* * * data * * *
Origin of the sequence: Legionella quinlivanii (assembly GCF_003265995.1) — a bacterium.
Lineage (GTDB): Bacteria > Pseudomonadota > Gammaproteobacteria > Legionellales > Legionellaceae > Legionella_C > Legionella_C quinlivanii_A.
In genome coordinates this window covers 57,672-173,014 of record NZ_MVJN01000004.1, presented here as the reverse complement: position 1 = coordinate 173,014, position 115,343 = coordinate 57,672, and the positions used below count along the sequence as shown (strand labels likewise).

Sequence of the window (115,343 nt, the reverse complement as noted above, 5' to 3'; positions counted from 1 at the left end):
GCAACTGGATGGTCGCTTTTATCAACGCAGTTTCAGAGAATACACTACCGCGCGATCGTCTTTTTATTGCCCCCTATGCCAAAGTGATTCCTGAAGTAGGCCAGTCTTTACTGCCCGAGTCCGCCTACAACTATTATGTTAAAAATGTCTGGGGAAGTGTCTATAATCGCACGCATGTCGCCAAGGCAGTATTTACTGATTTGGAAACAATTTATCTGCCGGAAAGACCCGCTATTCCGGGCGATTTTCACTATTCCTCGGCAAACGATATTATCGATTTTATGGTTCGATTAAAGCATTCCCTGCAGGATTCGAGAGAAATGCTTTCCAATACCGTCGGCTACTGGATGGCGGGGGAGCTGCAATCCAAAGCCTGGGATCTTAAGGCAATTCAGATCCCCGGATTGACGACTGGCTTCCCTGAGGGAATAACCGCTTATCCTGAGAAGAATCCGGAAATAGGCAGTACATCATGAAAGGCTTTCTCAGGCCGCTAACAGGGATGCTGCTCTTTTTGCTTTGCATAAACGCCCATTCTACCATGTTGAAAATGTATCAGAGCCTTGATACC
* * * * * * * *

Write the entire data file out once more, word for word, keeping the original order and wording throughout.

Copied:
Origin of the sequence: Legionella quinlivanii (assembly GCF_003265995.1) — a bacterium.
Lineage (GTDB): Bacteria > Pseudomonadota > Gammaproteobacteria > Legionellales > Legionellaceae > Legionella_C > Legionella_C quinlivanii_A.
In genome coordinates this window covers 57,672-173,014 of record NZ_MVJN01000004.1, presented here as the reverse complement: position 1 = coordinate 173,014, position 115,343 = coordinate 57,672, and the positions used below count along the sequence as shown (strand labels likewise).

Sequence of the window (115,343 nt, the reverse complement as noted above, 5' to 3'; positions counted from 1 at the left end):
GCAACTGGATGGTCGCTTTTATCAACGCAGTTTCAGAGAATACACTACCGCGCGATCGTCTTTTTATTGCCCCCTATGCCAAAGTGATTCCTGAAGTAGGCCAGTCTTTACTGCCCGAGTCCGCCTACAACTATTATGTTAAAAATGTCTGGGGAAGTGTCTATAATCGCACGCATGTCGCCAAGGCAGTATTTACTGATTTGGAAACAATTTATCTGCCGGAAAGACCCGCTATTCCGGGCGATTTTCACTATTCCTCGGCAAACGATATTATCGATTTTATGGTTCGATTAAAGCATTCCCTGCAGGATTCGAGAGAAATGCTTTCCAATACCGTCGGCTACTGGATGGCGGGGGAGCTGCAATCCAAAGCCTGGGATCTTAAGGCAATTCAGATCCCCGGATTGACGACTGGCTTCCCTGAGGGAATAACCGCTTATCCTGAGAAGAATCCGGAAATAGGCAGTACATCATGAAAGGCTTTCTCAGGCCGCTAACAGGGATGCTGCTCTTTTTGCTTTGCATAAACGCCCATTCTACCATGTTGAAAATGTATCAGAGCCTTGATACC